Everyman's Little Helper

As for Bond, the morning after his confrontation with Drax he felt dreadful. ‘As well as acidity and liver as a result of drinking merely two whole bottles of champagne, he had a touch of the melancholy and spiritual deflation that were partly the after-effects of the Benzedrine…’

8 thoughts on “On Speed: James Bond and the Myth of the Nazi Superman

  1. I wrote an article about James Bond and his drugs from the Ian Fleming novels. It was published in the Christmas 2009 issue of The Pharmaceutical Journal, published by the Royal Pharmaceutical Society of Great Britain. The reference for this is:
    Agents on Her Majesty’s secret service
    This content is archived
    James Bond fan and locum pharmacist Bob Dunkley reviews the materia medica in the novels of Ian Fleming
    Publication: The Pharmaceutical Journal
    Year 2009
    Volume 283
    Page number 695
    I read all the novels – 13, and highlighted any reference to any materia medica, and when I wrote the article I put the references into historical context. As you can see the content is archived and only available to registered users, but I can send a pdf to anyone interested.

  2. Thanks for the ‘otherwise excellent’ compliment from Dr Snelders. I do grant that the image of ‘Nazis on Speed’ has mythic dimensions, but I must disagree with his view that there is no specific relationship between methamphetamine use and German behaviour (and success) in the Blitzkrieg of 1940. One could mention contemporary British news accounts of German paratroopers “drugged and berserk” behind the Dutch lines — not mentioning which drug — but I suppose these can be conveniently dismissed as mere propaganda.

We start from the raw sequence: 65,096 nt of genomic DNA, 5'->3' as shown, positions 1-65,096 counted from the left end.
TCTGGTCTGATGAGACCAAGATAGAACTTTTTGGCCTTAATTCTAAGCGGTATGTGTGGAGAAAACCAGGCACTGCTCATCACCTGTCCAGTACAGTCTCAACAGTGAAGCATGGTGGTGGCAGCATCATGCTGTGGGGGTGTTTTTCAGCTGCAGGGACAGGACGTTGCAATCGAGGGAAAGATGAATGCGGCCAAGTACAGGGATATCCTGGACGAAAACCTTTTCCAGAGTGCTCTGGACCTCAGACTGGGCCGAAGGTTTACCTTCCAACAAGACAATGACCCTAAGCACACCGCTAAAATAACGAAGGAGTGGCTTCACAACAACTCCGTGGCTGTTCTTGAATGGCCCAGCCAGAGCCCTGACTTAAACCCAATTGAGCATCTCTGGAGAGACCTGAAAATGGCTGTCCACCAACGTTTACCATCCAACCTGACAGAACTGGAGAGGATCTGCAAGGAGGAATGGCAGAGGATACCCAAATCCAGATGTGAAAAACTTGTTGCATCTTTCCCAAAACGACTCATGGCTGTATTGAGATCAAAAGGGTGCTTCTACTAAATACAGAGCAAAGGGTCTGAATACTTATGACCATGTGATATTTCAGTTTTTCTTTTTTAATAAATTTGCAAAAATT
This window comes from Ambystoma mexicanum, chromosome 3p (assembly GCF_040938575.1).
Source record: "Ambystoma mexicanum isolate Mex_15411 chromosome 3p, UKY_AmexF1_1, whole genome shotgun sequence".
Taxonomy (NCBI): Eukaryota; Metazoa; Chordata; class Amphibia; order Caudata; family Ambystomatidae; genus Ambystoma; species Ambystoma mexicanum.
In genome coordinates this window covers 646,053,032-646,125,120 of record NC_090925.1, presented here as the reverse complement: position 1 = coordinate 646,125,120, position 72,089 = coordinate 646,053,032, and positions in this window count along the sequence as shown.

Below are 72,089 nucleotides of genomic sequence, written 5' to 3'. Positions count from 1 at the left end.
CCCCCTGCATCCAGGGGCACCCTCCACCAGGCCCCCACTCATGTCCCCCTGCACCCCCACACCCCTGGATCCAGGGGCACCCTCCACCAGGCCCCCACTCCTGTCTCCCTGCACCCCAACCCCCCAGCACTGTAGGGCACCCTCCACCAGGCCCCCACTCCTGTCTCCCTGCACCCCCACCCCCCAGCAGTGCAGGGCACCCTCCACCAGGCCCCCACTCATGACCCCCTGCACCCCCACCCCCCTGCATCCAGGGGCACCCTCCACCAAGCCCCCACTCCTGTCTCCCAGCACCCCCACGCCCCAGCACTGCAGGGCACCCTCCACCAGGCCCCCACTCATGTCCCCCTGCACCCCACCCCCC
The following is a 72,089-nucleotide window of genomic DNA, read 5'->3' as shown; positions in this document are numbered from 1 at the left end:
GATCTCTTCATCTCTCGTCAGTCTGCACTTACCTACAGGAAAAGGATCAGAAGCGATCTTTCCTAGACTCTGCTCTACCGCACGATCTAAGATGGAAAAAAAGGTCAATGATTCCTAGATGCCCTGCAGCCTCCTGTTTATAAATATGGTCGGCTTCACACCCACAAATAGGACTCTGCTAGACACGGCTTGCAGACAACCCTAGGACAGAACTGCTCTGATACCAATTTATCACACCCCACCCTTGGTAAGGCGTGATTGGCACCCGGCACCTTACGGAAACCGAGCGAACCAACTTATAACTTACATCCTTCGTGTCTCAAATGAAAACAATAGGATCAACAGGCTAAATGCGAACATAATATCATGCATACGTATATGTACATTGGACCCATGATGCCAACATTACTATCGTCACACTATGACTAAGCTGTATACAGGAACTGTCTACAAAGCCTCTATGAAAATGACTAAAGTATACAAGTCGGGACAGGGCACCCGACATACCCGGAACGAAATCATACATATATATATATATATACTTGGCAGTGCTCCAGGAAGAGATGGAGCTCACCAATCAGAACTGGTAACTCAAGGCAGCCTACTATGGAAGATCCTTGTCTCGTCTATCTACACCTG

Peter Steinkamp is the only historian I am aware of who has looked quantitatively at amphetamine consumption in the Second World War. He reports that the Wehrmacht consumed 35 million Pervitin (3mg Methamphetamine HCl) tablets in April-June 1940, the period of the Western Blitz, far more than any period before or after.* So that is about 12 million tablets per month. What is the correct divisor to calculate the number of ‘Nazis on Speed’ in the actual fighting? About 2.5 million men were mobilised by Germany for the Western Blitz, and the official “tooth to tail” ratio for the Wehrmacht was almost 1:1. So about 1.3 million men can be said to have been actively involved in forward areas during this period. If we are interested in those who actually fought, the ratio was much lower, but perhaps this is not fair, since when an army is advancing quickly the men who drive supply trucks and operate radios in division HQ and fix bridges have to work hard too. So even with conservative accounting we can say that the 1.2 million German soldiers ‘in action’ used about 10 methamphetamine tablets per month. If we are to take into account that actually very few men are involved in intense action of any kind (whether actual fighting or, say, driving supply trucks in the dark to avoid artillery) on any given day, the ratio of per-man-in action Wehrmacht speed consumption would shoot up, probably much higher than one pill/day on average for the Blitz. This is harder to measure, obviously.